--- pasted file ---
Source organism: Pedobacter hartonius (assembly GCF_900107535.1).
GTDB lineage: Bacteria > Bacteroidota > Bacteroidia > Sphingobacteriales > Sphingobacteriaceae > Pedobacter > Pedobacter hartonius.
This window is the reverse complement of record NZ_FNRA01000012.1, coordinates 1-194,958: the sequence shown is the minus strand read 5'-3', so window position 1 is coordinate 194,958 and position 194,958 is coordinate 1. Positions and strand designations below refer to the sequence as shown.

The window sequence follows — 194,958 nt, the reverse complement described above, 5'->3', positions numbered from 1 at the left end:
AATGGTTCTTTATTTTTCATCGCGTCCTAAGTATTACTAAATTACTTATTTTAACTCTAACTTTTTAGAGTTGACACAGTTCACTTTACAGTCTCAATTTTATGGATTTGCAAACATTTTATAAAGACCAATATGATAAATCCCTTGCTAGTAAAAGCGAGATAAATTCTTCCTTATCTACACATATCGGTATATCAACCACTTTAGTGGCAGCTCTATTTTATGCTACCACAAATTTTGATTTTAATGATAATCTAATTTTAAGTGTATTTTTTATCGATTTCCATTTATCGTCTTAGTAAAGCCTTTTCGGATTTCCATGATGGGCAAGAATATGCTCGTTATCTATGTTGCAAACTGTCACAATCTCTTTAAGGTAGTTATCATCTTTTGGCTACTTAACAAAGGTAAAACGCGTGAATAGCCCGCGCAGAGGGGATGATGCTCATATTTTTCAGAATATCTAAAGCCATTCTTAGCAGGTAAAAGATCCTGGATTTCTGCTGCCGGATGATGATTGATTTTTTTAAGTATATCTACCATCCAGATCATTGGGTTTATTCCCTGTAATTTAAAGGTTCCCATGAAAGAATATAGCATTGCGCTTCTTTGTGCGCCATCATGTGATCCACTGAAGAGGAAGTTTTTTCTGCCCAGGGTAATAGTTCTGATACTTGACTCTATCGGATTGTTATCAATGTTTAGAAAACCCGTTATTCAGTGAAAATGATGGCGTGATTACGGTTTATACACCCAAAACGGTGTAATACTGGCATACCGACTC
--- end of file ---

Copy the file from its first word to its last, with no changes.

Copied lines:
Source organism: Pedobacter hartonius (assembly GCF_900107535.1).
GTDB lineage: Bacteria > Bacteroidota > Bacteroidia > Sphingobacteriales > Sphingobacteriaceae > Pedobacter > Pedobacter hartonius.
This window is the reverse complement of record NZ_FNRA01000012.1, coordinates 1-194,958: the sequence shown is the minus strand read 5'-3', so window position 1 is coordinate 194,958 and position 194,958 is coordinate 1. Positions and strand designations below refer to the sequence as shown.

The window sequence follows — 194,958 nt, the reverse complement described above, 5'->3', positions numbered from 1 at the left end:
AATGGTTCTTTATTTTTCATCGCGTCCTAAGTATTACTAAATTACTTATTTTAACTCTAACTTTTTAGAGTTGACACAGTTCACTTTACAGTCTCAATTTTATGGATTTGCAAACATTTTATAAAGACCAATATGATAAATCCCTTGCTAGTAAAAGCGAGATAAATTCTTCCTTATCTACACATATCGGTATATCAACCACTTTAGTGGCAGCTCTATTTTATGCTACCACAAATTTTGATTTTAATGATAATCTAATTTTAAGTGTATTTTTTATCGATTTCCATTTATCGTCTTAGTAAAGCCTTTTCGGATTTCCATGATGGGCAAGAATATGCTCGTTATCTATGTTGCAAACTGTCACAATCTCTTTAAGGTAGTTATCATCTTTTGGCTACTTAACAAAGGTAAAACGCGTGAATAGCCCGCGCAGAGGGGATGATGCTCATATTTTTCAGAATATCTAAAGCCATTCTTAGCAGGTAAAAGATCCTGGATTTCTGCTGCCGGATGATGATTGATTTTTTTAAGTATATCTACCATCCAGATCATTGGGTTTATTCCCTGTAATTTAAAGGTTCCCATGAAAGAATATAGCATTGCGCTTCTTTGTGCGCCATCATGTGATCCACTGAAGAGGAAGTTTTTTCTGCCCAGGGTAATAGTTCTGATACTTGACTCTATCGGATTGTTATCAATGTTTAGAAAACCCGTTATTCAGTGAAAATGATGGCGTGATTACGGTTTATACACCCAAAACGGTGTAATACTGGCATACCGACTC